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Thread: Privately funded mass transit?

  1. #1
    Cyburbian WSU MUP Student's avatar
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    Privately funded mass transit?

    There was an article in a local business rag here reporting on a proposal for a 3.4 mile loop with what they called trains but sounded a bit more like street cars that has been taken up by a private coalition.

    Light-rail for Woodward?

    I also thought that if I had the money, this would be a great pet project to try to undertake because by going at it privately because a private entity could spend a lot less time trying to get multiple competing governments to agree on routes and would presumably have most of the financing in place and not be trying to float a bond.

    Does anybody know of any examples where a private company came in designed, built, and operated a successfull mass transit route? I would imagine that once it is up and running, the goal of the private operator would be to sell the infastructure off to the city or county or some sort of regional board.


    If anybody is intimately familiar with the route that the above article talks about, what do you think about the loop just being along one particular street from end to end? In my dream world, it would be a loop that would encircle Woodward Avenue by running along the roads one block out from Woodward. I would think that this would better serve areas with a higher concentration of residents (especially along Cass Avenue to the west of Woodward and in certain areas of John R. to the east where there has been a relatively high amount of condo development recently and more planned) and better serve some of the major employers along the route like the Detroit Medical Center, Wayne State University, and the State of Michigan.

    But most importantly, Woodward Avenue is a state highway and I think setting up private transit stops or an embedded track along a state highway right-of-way would not be worth the red tape that would need to be worked through.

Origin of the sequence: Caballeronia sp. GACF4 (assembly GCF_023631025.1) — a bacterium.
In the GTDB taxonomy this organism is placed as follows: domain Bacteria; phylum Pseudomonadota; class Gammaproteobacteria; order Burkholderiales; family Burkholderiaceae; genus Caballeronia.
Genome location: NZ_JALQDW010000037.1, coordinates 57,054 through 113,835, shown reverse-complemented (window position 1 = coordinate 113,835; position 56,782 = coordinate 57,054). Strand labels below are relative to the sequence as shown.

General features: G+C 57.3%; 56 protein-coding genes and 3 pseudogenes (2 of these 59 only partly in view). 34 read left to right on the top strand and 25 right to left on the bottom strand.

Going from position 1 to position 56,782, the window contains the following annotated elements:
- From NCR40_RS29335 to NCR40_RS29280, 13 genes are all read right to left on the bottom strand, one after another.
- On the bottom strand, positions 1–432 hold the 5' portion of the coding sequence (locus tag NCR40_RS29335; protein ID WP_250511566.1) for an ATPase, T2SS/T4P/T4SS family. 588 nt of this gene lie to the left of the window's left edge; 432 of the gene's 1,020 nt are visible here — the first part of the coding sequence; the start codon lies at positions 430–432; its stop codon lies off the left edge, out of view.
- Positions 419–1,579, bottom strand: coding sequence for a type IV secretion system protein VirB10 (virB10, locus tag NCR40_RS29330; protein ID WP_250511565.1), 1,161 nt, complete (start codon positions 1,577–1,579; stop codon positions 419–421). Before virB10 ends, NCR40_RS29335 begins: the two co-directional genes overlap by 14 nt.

"Where free unions and collective bargaining are forbidden, freedom is lost." - 1980 Republican presidential candidate Ronald Reagan

  2. #2
    Cyburbian jkellerfsu's avatar
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    Charles Street Trolley

    http://www.charlesstreet.org/trolley/

    The "owners" of this project had to agree that they would seek no public funding as the City is focusing its efforts on the regional red line. The City did not want competition in regards to funds on a local project.

    The Charles Street Trolley is still in the planning phase.

  3. #3
    Almost every older US transit operation began life as a private entity. Virtually all failed. (Think GM buying up systems and converting them to buses - wouldn't have happened if systems were publicly owned and they were profitable to begin with).

    Last example I have heard of was in Las Vegas - and it is in danger of a default.

  4. #4
    Unfrozen Caveman Planner mendelman's avatar
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    Plus, a private entity would still need to get permission from local juridictions for use of right-of-ways, since such a system would have to operate on public streets to be really useful.

    And as Gotta Speakup stated, most mass transit systems started out private. But really they were more a means to an end than an end. They were often built in order to get people to/from "suburban" locations for commuting. The transit developer would route the line(s) to undeveloped land on the edge and then subdivide the property for construction. But once all the land was developed and sold and the rolling stock and infrastructure began to deteriorate, the profit margins continued to decline until they mostly all went under or were taken over by newly created government entities.

    Oh and sorry I don't have any examples for you about current private transit companies.
    I'm sorry. Is my bias showing?

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  5. #5
    Cyburbian
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    Private mass transit?

    I'm not intending to be pointlessly obvious here, but this does exist in many places in the form of buses, either on fixed schedules or demand-responsive shuttles. There are obviously the big intercity bus companies, but many smaller examples like employee shuttles, hotel/airport area shuttles (often free an paid for by a group of participating hotels), and some more obscure (to me at least) examples, such as the high-rise condo development on the western Toronto waterfront that has it's own bus service paid out of condo fees.